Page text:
Recording of human remains was conducted in the field and the laboratory by osteoarchaeologist Dr Sam Walsh.  We are very grateful for permission to export human bones and teeth for analysis, including diet, health and mobility.

Small finds

A total of 74 small finds were catalogued over the course of the season, almost all from Space 50. Finds predominantly included beads of shell, stone, and dentalium, as well as two cowrie shells. We also had some metal finds from later levels.

Later levels

We excavated several stone walls, pits and ovens which were situated above the Neolithic levels. According to associated pottery these levels date principally to the Iron Age.

Heavy residue processing and lithic analysis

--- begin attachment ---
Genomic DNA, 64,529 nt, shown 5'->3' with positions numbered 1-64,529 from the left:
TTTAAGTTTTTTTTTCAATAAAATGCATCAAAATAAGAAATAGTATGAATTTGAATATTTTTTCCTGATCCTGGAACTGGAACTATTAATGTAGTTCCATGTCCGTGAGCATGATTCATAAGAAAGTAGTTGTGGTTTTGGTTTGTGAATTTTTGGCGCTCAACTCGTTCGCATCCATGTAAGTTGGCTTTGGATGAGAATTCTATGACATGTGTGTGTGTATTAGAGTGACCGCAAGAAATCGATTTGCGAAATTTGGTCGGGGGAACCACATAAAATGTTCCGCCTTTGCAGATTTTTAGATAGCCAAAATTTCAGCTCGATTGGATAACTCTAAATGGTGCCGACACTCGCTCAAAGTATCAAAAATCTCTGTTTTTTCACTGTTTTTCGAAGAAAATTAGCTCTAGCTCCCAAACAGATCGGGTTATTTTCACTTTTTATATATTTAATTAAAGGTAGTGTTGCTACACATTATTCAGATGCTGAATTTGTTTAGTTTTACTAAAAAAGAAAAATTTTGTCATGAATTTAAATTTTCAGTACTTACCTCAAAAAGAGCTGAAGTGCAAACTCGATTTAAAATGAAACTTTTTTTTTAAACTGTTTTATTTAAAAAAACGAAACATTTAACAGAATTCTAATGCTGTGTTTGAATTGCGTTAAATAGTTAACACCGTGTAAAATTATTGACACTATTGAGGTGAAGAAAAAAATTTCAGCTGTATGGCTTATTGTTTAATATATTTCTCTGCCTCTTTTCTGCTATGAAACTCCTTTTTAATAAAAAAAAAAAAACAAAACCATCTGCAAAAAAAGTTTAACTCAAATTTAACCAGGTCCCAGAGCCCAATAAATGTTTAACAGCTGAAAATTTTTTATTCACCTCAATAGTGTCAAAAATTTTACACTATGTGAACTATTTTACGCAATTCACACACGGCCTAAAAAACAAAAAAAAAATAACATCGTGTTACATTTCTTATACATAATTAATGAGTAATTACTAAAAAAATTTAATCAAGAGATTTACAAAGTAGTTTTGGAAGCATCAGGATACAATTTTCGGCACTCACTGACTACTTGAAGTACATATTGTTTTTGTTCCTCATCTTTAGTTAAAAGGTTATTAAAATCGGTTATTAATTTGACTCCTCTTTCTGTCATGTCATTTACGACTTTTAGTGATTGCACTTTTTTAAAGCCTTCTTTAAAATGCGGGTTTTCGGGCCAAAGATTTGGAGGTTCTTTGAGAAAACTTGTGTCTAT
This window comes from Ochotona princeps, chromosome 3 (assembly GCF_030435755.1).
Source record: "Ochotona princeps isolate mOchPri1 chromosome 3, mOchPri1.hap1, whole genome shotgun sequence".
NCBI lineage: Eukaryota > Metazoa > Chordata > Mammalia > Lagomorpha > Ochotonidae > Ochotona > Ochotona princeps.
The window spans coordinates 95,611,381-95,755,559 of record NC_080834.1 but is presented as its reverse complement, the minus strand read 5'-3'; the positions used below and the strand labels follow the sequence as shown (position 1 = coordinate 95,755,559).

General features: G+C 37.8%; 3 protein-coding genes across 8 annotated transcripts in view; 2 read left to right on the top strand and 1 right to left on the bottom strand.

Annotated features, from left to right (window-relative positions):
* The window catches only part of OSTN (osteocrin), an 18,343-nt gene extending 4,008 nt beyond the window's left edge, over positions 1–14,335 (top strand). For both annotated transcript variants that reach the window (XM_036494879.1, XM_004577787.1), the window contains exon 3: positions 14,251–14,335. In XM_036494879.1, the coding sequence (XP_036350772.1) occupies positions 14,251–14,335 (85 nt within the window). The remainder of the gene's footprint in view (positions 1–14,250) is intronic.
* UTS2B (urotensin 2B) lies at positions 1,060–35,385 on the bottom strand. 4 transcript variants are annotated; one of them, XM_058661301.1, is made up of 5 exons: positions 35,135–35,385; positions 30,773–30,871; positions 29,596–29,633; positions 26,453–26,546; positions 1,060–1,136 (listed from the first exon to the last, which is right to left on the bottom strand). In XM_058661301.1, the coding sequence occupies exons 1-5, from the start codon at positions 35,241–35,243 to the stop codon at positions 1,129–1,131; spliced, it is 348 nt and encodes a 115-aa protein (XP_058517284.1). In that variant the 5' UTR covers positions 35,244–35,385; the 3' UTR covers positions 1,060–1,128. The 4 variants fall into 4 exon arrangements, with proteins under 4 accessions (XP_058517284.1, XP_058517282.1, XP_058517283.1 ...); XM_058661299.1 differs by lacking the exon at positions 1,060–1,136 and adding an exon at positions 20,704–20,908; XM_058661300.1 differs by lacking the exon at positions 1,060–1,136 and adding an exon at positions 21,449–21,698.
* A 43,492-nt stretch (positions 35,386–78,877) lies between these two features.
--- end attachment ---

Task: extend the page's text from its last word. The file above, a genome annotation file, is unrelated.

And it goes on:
A total of 22 flotation samples were processed, including sorting of heavy residues. All chipped stone materials from this season were fully recorded.


We continued a programme of outreach activities, including engagement with many media and TV companies from across Iraq.


We are very grateful to Sulaimaniyah Directorate of Antiquities for all their support, in particular to the Director, Kamal Rasheed Raheem, the Director of the Museum, Hashim Hama, and our government representatives, Kamal Raof Aziz and Sami Jamil Hama Rashid, who have helped us in many ways and have contributed greatly to the success of the season. The excavation team comprised staff of the University of Reading and other UK universities, including Dr Sam Walsh, osteoarchaeologist, along with team members from Sulaimaniyah Directorate of Antiquities. We are grateful to them all for their hard work all season.

The excavations were financially supported by generous grants from the Gerald Averay Wainwright Fund of the University of Oxford and The British Institute for the Study of Iraq. We are very grateful to these bodies for their kind support.

Professor Roger Matthews and Dr Wendy Matthews, University of Reading